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Common Health Problems

Pyrenean Shepherds are known to live long lives (even into their late teens), but there are still some genetic diseases associated with this breed. If you purchase your Pyr Shep from a responsible breeder, you should receive comprehensive information including the medical history of the dog’s known bloodline. If you rescue your Pyr Shep, it's best to have initial testing performed by your veterinarian to ensure your pup is healthy and fit. The national breed club recommends evaluations for the eyes, hips, and knees.

The following are common conditions associated with this breed:

  • Hip Dysplasia: This condition is caused by a malformation in your dog's joints as they grow, and severe cases may require corrective surgery.
  • Progressive Retinal Atrophy (PRA): PRA affects the retina in your dog's eyes and impairs their vision, eventually causing blindness.
  • Epilepsy: Epilepsy is a neurological disorder that causes seizures in dogs. Mild to moderate cases can usually be treated with medication.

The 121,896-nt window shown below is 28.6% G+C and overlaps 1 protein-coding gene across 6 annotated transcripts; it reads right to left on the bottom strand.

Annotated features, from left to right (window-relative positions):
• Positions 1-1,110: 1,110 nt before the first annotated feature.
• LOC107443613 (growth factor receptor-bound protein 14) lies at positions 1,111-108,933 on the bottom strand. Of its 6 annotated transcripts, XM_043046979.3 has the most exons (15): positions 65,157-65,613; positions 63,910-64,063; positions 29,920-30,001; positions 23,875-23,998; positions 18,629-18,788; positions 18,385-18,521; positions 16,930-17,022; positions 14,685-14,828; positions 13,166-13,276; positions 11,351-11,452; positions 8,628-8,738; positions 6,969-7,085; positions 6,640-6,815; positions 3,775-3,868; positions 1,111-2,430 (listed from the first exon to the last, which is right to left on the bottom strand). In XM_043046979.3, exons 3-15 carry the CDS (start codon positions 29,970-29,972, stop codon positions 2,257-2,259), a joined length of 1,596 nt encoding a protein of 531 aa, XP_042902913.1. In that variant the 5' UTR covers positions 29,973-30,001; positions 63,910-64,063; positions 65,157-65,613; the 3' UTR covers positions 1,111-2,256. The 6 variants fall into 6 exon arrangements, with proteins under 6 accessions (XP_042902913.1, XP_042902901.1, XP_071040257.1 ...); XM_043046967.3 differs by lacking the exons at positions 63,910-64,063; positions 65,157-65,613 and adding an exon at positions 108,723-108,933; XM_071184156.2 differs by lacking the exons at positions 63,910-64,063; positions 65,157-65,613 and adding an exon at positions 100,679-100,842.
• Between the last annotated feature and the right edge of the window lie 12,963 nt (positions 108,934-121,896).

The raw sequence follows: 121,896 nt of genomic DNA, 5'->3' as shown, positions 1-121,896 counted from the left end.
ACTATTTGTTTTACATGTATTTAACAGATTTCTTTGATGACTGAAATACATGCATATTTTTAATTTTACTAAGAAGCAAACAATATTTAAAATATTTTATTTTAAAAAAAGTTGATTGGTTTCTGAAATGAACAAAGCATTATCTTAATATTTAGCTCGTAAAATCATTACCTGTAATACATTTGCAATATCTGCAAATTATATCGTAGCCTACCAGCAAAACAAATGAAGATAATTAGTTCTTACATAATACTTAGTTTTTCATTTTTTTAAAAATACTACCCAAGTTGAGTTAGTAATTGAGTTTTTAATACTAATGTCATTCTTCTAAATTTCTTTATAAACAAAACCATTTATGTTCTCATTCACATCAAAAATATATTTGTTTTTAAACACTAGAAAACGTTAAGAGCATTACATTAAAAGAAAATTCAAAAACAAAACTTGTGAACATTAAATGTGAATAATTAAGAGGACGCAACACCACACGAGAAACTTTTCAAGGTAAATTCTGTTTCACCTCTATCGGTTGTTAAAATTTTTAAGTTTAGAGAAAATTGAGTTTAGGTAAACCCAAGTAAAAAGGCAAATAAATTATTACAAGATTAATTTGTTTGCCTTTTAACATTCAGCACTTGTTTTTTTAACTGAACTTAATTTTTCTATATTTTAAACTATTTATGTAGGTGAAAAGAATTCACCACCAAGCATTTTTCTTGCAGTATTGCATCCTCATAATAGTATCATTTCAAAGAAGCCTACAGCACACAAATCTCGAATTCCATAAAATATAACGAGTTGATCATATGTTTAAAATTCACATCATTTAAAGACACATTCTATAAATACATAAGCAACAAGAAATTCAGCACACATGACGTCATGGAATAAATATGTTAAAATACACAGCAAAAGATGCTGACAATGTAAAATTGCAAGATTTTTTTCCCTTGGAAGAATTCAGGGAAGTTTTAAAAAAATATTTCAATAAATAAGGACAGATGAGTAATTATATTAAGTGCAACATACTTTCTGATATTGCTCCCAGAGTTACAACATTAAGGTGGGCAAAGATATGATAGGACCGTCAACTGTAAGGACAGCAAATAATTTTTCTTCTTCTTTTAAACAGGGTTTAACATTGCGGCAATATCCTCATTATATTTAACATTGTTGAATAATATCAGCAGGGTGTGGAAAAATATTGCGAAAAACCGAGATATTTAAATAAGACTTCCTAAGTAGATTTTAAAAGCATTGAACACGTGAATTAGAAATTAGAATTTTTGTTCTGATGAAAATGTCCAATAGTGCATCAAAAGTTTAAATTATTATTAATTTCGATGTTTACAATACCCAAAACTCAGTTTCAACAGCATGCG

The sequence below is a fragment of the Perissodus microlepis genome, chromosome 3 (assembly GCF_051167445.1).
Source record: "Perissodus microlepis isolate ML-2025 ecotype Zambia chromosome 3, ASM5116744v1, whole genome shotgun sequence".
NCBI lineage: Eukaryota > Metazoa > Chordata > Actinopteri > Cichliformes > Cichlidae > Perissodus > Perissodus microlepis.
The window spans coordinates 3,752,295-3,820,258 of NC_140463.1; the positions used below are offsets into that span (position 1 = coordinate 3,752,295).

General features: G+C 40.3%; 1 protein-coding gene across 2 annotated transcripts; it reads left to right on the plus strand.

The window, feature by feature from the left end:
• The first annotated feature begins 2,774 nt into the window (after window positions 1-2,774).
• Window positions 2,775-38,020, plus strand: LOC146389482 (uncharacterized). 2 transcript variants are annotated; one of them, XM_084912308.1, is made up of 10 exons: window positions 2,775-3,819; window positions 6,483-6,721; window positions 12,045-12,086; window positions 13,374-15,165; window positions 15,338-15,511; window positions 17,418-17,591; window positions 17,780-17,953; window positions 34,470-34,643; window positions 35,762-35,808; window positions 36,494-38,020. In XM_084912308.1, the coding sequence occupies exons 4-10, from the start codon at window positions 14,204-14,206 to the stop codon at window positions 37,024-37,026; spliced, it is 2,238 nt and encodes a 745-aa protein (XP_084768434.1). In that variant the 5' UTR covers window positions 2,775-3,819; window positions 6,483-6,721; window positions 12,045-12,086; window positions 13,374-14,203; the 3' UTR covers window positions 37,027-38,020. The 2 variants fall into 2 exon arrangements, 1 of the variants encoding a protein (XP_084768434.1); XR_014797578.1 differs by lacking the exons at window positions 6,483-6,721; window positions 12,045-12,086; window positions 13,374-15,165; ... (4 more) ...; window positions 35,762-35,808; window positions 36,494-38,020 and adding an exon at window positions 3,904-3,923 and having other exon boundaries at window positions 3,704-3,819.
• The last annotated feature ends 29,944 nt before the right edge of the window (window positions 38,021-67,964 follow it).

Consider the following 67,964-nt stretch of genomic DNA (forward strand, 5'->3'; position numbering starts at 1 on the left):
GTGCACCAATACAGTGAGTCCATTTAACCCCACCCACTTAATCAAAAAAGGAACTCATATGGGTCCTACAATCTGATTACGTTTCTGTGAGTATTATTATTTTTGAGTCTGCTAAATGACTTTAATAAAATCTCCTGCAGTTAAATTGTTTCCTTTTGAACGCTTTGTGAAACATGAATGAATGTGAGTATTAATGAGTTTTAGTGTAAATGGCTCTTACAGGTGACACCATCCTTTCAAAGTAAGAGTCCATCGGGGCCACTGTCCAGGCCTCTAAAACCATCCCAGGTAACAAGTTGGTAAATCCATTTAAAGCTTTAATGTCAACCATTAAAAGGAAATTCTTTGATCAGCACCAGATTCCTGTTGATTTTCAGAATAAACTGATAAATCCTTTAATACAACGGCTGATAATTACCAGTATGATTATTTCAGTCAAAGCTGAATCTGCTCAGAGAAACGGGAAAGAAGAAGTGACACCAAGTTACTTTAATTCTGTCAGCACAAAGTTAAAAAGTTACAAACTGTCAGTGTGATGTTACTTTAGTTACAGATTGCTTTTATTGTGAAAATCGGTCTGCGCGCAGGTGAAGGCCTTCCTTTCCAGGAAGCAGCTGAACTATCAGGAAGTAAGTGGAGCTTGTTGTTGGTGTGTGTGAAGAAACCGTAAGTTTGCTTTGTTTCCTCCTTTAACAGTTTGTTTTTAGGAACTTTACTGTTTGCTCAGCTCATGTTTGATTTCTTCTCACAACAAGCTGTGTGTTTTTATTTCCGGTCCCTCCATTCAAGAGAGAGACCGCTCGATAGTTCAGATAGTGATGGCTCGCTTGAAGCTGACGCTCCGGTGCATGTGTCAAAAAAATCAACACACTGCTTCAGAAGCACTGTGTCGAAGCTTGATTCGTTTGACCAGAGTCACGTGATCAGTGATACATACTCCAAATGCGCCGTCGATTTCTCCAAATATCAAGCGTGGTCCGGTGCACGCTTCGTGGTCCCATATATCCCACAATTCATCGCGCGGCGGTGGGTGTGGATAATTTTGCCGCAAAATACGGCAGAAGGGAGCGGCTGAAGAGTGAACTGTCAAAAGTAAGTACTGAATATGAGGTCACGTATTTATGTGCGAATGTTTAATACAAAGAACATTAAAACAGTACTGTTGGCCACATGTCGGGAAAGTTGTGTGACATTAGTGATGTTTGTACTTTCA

Diet and Nutrition

Like all dogs, Pyrenean Shepherds do best on a diet of high-quality dog food that is optimized to their individual needs, including their age, weight, and activity level. Pyr Sheps do not have any unique food allergies, but always be careful when introducing your dog to new foods and visit your vet at any sign of stomach distress.

Since these dogs are so active, they're not as likely to become overweight or obese as other breeds with lower energy levels. Pyr Sheps that get plenty of exercise each day can usually have a few extra treats, but owners should still monitor their dogs to prevent excess weight gain. If you're unsure how much to feed your dog, talk to your veterinarian to determine a healthy diet and portion plan based on their specific needs.

Where to Adopt or Buy a Pyrenean Shepherd

The Pyrenean Shepherd is a rare dog breed, so it's unlikely for prospective adopters to find these dogs in most local shelters, but national organizations exist to rescue this breed. Your local shelter can also introduce you to similar herding dogs in need of forever homes.